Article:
Morrongiello, B. et al., “Understanding Gender Differences in Children’s Risk Taking and Injury: A Comparison of Mothers’ and Fathers’ Reactions to Sons and Daughters Misbehaving in Ways that Lead to Injury,” Journal of Applied Developmental Psychology (July-August 2010).
But, presumably, we are supposed to take this conclusion seriously, that babies are very early subjected to these role models and patterns of thinking by the people who have the greatest effect in forming their thinking. Presumably social scientists are supposed to take it seriously. My question is why they don't. If this conclusion is valid, and I believe it is, then it overturns every assumption of all "hard wired", genetically determined, finding in the social sciences. You can't look at behavior as if the people behaving are unconditioned in exactly this way. You certainly can't ignore the learned expectations, most of them quite unconsidered and automatic, when they report on their mental states or their imagined reactions, as this study depends on. Though I've extremely skeptical that they exist, the possible methods of the social sciences would be unable to tease out any "genetically based gender differences" from the socialization of study subjects. Taken seriously, this study would render huge parts of recent social, behavioral and cognitive science orthodoxy useless.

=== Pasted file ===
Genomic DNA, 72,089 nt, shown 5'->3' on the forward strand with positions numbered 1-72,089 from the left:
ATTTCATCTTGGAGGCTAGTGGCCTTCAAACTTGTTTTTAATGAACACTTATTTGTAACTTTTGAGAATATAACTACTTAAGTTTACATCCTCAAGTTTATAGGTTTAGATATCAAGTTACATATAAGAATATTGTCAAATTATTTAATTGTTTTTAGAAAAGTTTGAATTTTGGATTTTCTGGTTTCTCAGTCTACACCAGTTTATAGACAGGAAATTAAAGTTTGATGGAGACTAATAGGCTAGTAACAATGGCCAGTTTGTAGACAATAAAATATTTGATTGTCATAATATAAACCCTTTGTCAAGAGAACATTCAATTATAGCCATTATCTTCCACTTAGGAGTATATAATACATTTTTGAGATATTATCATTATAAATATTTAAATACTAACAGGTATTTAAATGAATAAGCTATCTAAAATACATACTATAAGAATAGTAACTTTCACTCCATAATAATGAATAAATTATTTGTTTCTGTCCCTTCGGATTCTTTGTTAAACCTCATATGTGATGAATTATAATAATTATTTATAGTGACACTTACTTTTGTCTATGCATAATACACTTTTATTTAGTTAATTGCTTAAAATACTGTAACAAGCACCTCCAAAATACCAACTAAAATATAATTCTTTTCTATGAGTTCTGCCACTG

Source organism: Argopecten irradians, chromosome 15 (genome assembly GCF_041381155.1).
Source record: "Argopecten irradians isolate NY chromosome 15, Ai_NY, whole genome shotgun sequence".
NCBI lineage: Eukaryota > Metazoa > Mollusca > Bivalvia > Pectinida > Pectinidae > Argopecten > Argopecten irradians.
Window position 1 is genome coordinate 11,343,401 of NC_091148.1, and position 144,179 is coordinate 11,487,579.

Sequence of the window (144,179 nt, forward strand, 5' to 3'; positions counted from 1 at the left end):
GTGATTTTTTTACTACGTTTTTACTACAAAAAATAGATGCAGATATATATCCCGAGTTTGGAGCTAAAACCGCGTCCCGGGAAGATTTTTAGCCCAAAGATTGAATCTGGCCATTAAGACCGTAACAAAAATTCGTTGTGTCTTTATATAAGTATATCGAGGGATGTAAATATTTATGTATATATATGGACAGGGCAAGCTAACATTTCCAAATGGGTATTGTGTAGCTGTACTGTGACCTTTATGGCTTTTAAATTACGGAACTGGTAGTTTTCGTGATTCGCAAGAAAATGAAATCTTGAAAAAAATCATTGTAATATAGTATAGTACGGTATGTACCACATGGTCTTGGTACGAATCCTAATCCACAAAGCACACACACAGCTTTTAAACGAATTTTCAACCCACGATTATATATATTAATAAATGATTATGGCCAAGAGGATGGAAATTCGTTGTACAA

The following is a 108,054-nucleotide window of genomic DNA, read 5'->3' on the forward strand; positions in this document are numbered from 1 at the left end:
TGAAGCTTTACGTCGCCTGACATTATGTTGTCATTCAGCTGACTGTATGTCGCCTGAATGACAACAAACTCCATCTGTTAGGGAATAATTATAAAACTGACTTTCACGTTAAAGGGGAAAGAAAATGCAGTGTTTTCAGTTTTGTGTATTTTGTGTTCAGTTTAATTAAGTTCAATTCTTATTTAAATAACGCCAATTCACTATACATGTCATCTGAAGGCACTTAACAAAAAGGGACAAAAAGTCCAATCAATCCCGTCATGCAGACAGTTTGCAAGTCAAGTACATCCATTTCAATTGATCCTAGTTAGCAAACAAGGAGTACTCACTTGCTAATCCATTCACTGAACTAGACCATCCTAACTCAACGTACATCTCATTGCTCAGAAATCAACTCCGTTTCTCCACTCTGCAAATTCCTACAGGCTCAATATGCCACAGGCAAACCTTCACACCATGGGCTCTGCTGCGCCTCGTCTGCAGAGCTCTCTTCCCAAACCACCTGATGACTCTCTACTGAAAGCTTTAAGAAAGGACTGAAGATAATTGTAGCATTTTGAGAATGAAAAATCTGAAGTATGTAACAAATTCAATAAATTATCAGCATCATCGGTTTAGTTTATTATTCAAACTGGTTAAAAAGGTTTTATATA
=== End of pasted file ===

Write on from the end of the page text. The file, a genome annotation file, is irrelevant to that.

I have a relative who can't get through the morning without checking a half dozen weather reports. One snowy morning as they fretted over the rather varied prophesies of the TV and radio weathermen, I asked who they believed when those gave different predictions. There wasn't an answer. I seem to recall hearing somewhere that the greatest accuracy of weather prediction outside of 48 hours was something like 11%. Given the range of vectors and possibilities, I doubt the social sciences do that well and in any given individual, their best guesses are likely to be entirely wrong.